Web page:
How to Create Light Beams in KeyShot

by | Nov 17, 2017 | 0 comments

Though KeyShot has advanced Volumetric Lighting capabilities, there are some other methods you may want to experiment with when you need to create light rays or light beams or if you’re using a version prior to KeyShot 8. To learn how to create light rays with KeyShot’s volumetric lighting capabilities in later versions of KeyShot, see the article Volumetric Lighting in KeyShot: How to Create Light Rays.

Two Alternate Methods to Create Light Beams in KeyShot

Method ‘A’ is to model the actual light beam cones. Method ‘B’ is to use a volume (e.g. a cube) that envelops all geometry in the scene but doesn’t include the camera. Both approaches rely on the new Cloudy Plastic material in KeyShot 7. If the Refractive Index of the Cloudy Plastic material is set to 1, then the material (the cone and the cube, in this case) can be effectively used to simulate volumetric effects like fog or light beams.

The Light Source

The light source is highly flexible but needs to be modeled a specific way to achieve the projected patterns desired. You can download the .stp/.x_t model here. Below is an illustration for the approach to take when modeling the light for a projected light beam.keyshot-light-beam-3d-model-01.jpg

The KeyShot sample scene contains Model Sets for each method. Go ahead and download, open it up and take a look. Next, we’ll go over each method and provide the Pros and Cons of each.


Method ‘A’ – Light Cones


Open the scene (download above) and activate Model Set: Cloudy Plastic Cones.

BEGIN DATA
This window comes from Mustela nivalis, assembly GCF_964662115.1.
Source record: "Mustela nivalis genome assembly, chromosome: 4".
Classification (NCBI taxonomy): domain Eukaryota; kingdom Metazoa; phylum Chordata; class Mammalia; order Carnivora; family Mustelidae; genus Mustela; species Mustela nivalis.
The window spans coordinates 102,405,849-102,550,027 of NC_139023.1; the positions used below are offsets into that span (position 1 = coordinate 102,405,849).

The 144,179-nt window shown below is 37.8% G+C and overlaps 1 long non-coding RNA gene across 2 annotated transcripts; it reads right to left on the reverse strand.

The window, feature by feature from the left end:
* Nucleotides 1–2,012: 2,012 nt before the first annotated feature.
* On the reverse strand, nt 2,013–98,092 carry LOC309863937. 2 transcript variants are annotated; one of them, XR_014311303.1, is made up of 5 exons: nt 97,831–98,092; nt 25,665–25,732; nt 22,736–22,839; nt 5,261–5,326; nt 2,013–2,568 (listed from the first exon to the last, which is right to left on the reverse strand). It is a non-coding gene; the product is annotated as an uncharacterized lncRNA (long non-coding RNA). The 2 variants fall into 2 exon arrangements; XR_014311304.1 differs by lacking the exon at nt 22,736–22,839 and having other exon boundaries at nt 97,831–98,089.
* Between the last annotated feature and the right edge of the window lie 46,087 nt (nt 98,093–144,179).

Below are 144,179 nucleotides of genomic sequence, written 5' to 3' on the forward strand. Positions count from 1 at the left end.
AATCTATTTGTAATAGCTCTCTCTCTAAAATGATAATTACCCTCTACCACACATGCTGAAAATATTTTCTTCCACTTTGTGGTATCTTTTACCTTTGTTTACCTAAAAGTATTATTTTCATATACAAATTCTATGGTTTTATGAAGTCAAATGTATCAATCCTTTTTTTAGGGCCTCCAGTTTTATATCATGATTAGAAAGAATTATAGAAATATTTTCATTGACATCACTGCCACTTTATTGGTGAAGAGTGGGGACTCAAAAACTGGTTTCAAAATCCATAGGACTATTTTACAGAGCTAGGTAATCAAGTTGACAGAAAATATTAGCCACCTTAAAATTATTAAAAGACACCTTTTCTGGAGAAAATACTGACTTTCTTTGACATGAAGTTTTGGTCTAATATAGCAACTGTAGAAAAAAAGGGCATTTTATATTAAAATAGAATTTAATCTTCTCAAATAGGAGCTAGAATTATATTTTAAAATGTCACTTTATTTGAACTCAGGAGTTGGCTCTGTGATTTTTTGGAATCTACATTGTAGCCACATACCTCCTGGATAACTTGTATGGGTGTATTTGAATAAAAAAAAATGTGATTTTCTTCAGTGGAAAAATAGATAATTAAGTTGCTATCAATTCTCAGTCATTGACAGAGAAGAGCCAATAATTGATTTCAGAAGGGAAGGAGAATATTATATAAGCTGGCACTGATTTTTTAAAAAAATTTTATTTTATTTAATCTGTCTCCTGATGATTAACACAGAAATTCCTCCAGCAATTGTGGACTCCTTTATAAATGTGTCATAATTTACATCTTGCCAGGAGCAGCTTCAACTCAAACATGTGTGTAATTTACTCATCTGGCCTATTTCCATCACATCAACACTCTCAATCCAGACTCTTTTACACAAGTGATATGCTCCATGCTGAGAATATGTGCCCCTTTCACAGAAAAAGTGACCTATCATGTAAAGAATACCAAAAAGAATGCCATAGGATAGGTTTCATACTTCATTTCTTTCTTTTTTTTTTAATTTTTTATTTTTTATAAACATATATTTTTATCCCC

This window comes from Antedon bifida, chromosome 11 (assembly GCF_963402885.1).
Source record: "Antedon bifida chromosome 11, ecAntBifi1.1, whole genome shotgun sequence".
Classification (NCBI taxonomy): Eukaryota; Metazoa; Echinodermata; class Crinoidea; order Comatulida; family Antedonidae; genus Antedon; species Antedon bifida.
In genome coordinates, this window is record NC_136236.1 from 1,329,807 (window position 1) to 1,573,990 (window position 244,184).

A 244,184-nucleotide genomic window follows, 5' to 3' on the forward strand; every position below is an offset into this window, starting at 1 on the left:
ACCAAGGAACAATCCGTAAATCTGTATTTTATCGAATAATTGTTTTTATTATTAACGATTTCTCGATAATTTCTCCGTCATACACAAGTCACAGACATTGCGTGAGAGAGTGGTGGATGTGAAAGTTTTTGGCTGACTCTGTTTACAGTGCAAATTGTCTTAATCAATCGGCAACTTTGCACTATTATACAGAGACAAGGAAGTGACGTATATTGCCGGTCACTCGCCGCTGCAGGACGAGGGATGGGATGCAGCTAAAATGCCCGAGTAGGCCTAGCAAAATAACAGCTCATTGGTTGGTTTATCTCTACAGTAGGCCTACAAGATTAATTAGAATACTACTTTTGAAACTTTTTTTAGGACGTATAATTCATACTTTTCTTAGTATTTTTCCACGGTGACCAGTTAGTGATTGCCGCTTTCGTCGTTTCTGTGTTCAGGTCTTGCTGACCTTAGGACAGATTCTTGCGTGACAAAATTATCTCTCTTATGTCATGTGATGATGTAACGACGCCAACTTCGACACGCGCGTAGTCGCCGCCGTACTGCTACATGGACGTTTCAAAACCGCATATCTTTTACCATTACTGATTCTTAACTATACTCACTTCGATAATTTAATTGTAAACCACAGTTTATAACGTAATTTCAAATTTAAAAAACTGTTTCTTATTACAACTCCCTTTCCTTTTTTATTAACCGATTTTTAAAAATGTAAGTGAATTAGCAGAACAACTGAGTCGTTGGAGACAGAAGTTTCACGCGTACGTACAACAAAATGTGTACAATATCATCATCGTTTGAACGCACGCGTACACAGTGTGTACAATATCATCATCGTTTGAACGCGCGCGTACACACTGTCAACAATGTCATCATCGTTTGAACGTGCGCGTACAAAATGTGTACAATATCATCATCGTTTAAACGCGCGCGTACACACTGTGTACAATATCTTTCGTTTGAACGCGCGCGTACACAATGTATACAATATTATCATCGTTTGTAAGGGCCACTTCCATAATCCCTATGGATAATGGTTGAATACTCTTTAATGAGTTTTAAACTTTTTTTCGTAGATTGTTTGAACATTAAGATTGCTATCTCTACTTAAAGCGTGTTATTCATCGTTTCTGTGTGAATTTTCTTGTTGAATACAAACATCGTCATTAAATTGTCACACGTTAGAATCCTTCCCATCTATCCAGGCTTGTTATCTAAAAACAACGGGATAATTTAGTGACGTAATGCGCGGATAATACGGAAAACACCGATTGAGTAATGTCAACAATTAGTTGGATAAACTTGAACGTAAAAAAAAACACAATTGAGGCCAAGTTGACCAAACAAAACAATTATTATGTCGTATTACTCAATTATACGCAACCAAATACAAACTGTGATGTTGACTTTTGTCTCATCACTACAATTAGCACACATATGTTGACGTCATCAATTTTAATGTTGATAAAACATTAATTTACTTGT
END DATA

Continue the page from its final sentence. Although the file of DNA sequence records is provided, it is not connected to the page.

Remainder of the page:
• Renders faster
  • Beams resolve faster
  • Less noise
  • The fog is isolated to the light beams (can also be a con)


  • Beam cones must be modeled
  • The beam geometry must fully intersect the ground and/or geometry in the scene
  • Less accurate (although very close to Method ‘B’)
  • Results inaccurate when beam intersects transparent objects


 Method ‘B’ – Cloudy Plastic Envelope


Open the scene (download above) and activate Model Set: Cloudy Plastic Envelope.


  • More accurate
  • No need to model the beam cones
  • The fog applies to the whole scene (can also be a con)


  • Renders slower
  • More noise
  • Beams take longer to resolve without noise
  • Camera cannot be inside the envelope

 Can it Be Animated?

What about animating these lights? Can it be done? Yes, since the lights are geometry, and since it’s KeyShot, you can animate the spot geometry and the light materials easily.  


There have been a lot of requests from KeyShot users for volumetric shaders, and we’re happy to say that KeyShot 8 introduced Scattering Medium that allows users to simulate particle scattering and volumetrics such as smoke and fog. Try it out and let us know what you think. You can learn more about the Scattering Medium in our Volumetric Lighting Quick Tip and in the KeyShot Manual.

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Written By KeyShot

The KeyShot crew fills you in with the latest KeyShot tips and tricks, insight into 3D rendering technology and the people creating the coolest visuals across the engineering, product design and entertainment industries.


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